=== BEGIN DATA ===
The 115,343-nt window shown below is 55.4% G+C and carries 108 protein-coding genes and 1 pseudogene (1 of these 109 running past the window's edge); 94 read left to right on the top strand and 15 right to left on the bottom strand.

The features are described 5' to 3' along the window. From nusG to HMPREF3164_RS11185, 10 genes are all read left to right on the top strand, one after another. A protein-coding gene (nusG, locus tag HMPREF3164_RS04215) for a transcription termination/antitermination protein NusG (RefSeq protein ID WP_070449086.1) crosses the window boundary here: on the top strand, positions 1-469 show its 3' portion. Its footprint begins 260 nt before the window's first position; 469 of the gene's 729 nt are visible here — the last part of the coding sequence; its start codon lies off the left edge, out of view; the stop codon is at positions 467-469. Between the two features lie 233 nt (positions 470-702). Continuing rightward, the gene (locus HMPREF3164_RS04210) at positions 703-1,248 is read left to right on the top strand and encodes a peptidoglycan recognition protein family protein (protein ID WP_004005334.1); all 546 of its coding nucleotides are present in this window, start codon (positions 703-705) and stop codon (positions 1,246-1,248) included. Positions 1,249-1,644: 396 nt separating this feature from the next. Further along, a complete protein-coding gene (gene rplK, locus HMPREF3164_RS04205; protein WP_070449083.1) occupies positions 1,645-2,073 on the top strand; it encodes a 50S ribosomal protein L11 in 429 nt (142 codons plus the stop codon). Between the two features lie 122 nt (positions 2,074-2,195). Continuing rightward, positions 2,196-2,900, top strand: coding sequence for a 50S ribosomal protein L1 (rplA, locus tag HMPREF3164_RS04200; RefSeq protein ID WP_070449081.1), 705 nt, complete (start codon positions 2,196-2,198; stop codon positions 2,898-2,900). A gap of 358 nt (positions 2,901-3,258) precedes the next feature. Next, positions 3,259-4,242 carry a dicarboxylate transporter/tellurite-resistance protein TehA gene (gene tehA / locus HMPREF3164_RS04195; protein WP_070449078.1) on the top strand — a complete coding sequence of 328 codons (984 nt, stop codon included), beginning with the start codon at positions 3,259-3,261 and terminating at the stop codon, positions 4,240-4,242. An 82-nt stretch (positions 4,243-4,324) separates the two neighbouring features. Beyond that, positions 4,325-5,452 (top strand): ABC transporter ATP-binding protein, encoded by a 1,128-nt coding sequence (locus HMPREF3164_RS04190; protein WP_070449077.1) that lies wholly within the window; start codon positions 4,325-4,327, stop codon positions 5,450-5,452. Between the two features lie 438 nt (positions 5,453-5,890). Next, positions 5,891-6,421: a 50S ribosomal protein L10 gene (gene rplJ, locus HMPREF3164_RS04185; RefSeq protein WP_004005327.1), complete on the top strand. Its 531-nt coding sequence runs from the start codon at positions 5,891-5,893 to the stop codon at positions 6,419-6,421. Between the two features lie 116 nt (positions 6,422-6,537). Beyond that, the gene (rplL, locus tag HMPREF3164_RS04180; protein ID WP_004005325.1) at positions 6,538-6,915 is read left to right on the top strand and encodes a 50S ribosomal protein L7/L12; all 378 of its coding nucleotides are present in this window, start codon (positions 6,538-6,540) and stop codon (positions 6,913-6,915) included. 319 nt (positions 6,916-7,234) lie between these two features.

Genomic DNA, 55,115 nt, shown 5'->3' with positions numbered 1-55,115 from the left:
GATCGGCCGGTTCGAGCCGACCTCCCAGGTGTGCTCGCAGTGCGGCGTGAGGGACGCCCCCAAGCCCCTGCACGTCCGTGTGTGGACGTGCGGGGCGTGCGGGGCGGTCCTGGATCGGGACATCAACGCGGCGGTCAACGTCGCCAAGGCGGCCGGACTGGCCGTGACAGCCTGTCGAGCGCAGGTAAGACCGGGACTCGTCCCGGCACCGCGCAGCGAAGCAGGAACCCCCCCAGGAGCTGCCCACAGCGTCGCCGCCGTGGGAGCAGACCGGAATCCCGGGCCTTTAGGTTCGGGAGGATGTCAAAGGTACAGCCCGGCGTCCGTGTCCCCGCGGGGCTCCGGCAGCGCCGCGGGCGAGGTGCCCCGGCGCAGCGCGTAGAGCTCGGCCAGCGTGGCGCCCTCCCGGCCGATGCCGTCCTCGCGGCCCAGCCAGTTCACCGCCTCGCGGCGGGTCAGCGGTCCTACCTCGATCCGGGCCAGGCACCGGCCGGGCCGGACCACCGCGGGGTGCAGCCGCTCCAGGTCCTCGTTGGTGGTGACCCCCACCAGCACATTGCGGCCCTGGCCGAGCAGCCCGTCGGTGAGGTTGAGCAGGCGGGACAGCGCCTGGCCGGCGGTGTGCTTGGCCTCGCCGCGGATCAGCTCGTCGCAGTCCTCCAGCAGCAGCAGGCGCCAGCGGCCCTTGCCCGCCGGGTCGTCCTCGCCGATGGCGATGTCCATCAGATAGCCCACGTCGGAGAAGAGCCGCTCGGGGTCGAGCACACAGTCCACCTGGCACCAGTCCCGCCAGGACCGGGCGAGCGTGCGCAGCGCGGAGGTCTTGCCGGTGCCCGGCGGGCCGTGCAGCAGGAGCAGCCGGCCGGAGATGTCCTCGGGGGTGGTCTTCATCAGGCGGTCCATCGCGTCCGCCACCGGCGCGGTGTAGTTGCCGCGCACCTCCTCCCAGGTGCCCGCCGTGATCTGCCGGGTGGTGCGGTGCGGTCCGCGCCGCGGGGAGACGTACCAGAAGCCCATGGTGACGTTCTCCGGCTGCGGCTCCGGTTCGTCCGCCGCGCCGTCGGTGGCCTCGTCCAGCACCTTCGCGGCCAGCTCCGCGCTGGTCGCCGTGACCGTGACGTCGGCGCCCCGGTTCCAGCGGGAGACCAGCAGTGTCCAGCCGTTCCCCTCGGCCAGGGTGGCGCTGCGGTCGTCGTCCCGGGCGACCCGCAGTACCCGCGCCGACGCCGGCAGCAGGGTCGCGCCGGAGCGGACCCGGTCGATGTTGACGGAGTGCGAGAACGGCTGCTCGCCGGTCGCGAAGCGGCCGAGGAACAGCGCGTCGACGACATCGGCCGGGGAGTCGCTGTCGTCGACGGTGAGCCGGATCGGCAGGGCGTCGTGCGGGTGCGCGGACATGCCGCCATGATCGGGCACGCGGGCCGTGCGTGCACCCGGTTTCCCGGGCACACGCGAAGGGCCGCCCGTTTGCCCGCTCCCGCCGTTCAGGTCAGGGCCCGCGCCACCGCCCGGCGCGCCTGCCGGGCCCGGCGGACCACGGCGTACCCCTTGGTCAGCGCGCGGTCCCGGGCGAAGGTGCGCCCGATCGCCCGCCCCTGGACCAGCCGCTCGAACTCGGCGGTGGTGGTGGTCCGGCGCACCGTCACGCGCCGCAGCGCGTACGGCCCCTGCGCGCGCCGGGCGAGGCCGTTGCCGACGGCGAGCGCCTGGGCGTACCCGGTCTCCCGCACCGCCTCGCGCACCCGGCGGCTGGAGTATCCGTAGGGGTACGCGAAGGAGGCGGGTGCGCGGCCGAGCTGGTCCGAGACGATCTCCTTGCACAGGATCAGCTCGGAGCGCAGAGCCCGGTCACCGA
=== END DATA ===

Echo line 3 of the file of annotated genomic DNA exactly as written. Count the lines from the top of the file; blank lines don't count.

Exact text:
Genomic DNA, 55,115 nt, shown 5'->3' with positions numbered 1-55,115 from the left: